In a long-abandoned apartment inside a 1960s residential building on the foothills of Turin, the studio PlaC and the set designer Hyemin Ro found a diamond in the rough. Yes, the original layout was odd: The entrance area and living room were in the back, overlooking a sloped terrain, while the bedrooms – along with the kitchen and one bathroom – faced the front of the building, with its wraparound view of the city. So, the first thing they did was invert the 110-square-metre plan.
In the new apartment, the day zone brings together the living room and the kitchen at the front of the building, where they “exploit the panoramic, 180-degree view over the city,” say the designers. The night zone places the bedrooms at the back of the apartment, where they enjoy less intrusive, more calming views onto nature.
This organization was key to creating an uninterrupted flow and sight line from the entrance, where as soon as one enters the apartment they can take in the gardens at the rear and side, as well as the city in the front. To accentuate this sense of the harmonic whole, the designers used full-height sliding doors throughout, as well as a novel intervention – sliding curtains, suspended from ceiling-mounted rail systems – to delineate or dissolve the separations between kitchen and living area, desk and bookshelf, storage cupboard and corridor.
These curtains are in unabashed hues of yellow and blue, highlighting an interior palette that does not shy away from colour. In most of the apartment, blue epoxy resin was used for the flooring. The only exceptions were the bedroom, where the original graniglia tiles were kept intact, and the entrance, with its existing terrazzo. These relics were picked up by the designers as accents for the custom furniture they created: the same chunky terrazzo shows up on the countertop for the red kitchen island.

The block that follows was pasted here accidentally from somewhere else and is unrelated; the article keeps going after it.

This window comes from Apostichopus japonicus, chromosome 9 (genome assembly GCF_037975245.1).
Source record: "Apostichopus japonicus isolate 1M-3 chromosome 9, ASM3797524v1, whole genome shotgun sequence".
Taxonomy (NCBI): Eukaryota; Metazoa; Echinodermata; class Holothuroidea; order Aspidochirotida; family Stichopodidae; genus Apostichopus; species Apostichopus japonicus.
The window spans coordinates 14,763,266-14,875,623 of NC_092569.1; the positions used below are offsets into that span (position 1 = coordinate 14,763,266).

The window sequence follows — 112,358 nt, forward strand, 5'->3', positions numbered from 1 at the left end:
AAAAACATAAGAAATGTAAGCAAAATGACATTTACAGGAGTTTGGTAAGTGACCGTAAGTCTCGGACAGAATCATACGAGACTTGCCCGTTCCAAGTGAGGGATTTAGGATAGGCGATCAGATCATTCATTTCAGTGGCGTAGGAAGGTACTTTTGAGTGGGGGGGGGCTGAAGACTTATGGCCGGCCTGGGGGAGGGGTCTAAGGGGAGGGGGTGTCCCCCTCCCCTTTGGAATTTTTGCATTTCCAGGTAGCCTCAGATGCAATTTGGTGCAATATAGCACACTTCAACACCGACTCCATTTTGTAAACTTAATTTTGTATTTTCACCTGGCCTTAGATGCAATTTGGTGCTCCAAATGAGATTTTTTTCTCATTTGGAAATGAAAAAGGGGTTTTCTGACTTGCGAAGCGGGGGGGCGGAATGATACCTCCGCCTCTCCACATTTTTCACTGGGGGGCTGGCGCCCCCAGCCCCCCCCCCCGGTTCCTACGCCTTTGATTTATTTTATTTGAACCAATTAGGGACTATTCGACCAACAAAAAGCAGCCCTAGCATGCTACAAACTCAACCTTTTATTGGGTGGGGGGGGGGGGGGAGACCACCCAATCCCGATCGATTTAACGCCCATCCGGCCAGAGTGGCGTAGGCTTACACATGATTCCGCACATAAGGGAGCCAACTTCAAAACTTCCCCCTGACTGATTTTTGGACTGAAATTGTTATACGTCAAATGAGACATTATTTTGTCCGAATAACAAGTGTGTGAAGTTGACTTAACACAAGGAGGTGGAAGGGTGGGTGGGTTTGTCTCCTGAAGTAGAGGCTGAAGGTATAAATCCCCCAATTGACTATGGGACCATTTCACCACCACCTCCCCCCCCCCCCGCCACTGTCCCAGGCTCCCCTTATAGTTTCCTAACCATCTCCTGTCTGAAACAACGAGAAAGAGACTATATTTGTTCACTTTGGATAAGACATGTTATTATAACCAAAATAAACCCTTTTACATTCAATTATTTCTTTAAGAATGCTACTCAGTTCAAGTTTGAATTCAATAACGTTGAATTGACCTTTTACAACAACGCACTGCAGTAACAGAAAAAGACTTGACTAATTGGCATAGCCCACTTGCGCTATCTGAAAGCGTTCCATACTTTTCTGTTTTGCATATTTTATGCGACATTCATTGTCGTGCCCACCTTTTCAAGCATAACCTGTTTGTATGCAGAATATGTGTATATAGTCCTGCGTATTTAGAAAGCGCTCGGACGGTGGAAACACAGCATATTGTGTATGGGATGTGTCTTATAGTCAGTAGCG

Also designed by Studio PlaC + Hyemin Ro, the main kitchen cabinetry is made of lacquered MDF with a top in PaperStone (a natural material made by combining recycled paperboard and natural resins). It’s a rare use of a subtle white tone in a space that embraces the full spectrum – even for the walls. “We used a grey Farrow & Ball paint, which perfectly reflects the green of the hill and the warm red and orange colours of the Torinese sunsets,” says PlaC architect Chiara Bertetti.
The interior’s smaller details also deserve attention: the sculptural coffee table, with its glass top and coloured-concrete legs resembling ocean-smoothed stones; the ensuite shower, directly accessed from the bedroom via an elevated door sliced into the bright blue tile; the corner-mounted custom desk painted a forest green. In moves big and small, PlaC and Hyemin Ro have created a home that will be treasured – and, one imagines, jealously guarded – for many years to come.
The Italian studio PlaC renovates a 1960s space with better flow and brighter hues.